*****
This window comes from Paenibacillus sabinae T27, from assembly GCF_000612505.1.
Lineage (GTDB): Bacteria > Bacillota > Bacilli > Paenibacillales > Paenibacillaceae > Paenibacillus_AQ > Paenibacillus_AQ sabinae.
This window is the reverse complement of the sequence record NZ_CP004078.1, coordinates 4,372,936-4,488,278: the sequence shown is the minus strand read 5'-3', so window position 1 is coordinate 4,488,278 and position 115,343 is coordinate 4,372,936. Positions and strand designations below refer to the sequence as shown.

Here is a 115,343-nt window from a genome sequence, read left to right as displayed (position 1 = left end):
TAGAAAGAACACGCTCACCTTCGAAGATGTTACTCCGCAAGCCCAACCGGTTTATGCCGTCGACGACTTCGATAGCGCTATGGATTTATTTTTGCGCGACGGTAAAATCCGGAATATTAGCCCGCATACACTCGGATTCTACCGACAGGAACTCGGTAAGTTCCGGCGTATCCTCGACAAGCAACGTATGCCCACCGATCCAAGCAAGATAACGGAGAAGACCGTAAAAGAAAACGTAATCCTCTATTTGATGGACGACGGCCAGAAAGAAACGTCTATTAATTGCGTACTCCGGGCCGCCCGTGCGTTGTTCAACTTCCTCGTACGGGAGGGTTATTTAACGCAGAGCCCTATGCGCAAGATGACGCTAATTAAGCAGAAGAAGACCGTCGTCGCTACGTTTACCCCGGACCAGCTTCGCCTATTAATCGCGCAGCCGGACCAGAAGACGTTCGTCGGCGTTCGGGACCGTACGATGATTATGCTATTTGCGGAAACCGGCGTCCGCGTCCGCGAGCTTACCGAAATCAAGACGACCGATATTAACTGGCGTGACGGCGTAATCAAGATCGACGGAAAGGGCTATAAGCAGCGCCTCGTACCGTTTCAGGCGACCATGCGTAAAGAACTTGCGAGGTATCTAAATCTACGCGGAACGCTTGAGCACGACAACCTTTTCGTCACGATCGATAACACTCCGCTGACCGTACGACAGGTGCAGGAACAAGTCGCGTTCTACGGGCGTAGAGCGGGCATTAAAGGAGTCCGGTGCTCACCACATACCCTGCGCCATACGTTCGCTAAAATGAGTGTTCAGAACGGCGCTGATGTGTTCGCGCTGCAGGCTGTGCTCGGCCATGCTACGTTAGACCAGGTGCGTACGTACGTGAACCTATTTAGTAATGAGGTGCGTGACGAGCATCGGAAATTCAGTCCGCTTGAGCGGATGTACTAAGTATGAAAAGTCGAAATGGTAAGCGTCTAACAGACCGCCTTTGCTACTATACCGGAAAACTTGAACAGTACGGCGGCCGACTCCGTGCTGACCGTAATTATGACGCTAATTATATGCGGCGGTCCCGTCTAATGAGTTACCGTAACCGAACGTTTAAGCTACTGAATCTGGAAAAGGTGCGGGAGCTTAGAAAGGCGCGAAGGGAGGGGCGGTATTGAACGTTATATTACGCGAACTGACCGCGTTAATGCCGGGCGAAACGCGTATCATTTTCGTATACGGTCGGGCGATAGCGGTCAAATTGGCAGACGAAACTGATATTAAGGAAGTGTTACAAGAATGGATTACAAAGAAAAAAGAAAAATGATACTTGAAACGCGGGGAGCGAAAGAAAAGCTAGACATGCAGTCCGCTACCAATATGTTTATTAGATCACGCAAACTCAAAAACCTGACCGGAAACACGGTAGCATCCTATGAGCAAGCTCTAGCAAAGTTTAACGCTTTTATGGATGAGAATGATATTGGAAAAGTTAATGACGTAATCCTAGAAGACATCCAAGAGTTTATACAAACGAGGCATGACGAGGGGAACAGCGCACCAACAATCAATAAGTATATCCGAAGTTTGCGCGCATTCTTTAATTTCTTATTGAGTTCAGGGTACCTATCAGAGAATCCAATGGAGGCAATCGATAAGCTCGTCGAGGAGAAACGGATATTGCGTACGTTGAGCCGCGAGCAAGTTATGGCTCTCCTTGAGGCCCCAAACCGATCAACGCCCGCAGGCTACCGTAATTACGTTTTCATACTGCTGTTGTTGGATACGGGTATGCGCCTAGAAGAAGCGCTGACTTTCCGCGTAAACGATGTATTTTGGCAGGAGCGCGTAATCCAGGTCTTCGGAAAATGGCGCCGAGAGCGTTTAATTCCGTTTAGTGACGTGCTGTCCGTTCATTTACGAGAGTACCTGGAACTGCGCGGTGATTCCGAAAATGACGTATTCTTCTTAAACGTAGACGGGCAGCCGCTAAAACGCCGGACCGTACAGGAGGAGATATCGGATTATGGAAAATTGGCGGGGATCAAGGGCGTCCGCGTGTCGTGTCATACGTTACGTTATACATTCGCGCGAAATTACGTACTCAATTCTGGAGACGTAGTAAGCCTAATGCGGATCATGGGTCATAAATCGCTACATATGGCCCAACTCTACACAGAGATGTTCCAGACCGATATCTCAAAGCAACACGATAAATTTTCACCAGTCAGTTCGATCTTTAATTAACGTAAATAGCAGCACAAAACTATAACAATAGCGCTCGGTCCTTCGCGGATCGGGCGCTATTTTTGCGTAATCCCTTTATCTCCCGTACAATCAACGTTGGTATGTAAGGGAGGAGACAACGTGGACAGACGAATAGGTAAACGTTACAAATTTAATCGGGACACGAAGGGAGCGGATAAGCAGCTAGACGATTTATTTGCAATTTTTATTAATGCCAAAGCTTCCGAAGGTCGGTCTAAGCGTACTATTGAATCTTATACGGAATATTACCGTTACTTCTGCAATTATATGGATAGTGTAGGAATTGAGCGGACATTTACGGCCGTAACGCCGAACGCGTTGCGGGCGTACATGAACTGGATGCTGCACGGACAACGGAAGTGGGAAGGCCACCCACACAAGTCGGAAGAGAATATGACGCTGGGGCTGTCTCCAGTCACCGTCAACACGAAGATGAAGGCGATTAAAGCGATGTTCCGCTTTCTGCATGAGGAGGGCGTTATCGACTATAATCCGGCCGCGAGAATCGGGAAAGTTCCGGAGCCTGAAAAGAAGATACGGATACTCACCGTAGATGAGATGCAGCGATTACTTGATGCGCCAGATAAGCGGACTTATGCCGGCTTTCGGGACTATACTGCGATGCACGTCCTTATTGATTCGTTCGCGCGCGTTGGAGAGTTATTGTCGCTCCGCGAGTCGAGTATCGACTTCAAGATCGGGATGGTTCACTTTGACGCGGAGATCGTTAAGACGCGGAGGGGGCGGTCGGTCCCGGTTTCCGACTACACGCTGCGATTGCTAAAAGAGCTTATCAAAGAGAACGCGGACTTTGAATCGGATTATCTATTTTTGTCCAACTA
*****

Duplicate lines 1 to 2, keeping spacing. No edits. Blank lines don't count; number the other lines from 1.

This window comes from Paenibacillus sabinae T27, from assembly GCF_000612505.1.
Lineage (GTDB): Bacteria > Bacillota > Bacilli > Paenibacillales > Paenibacillaceae > Paenibacillus_AQ > Paenibacillus_AQ sabinae.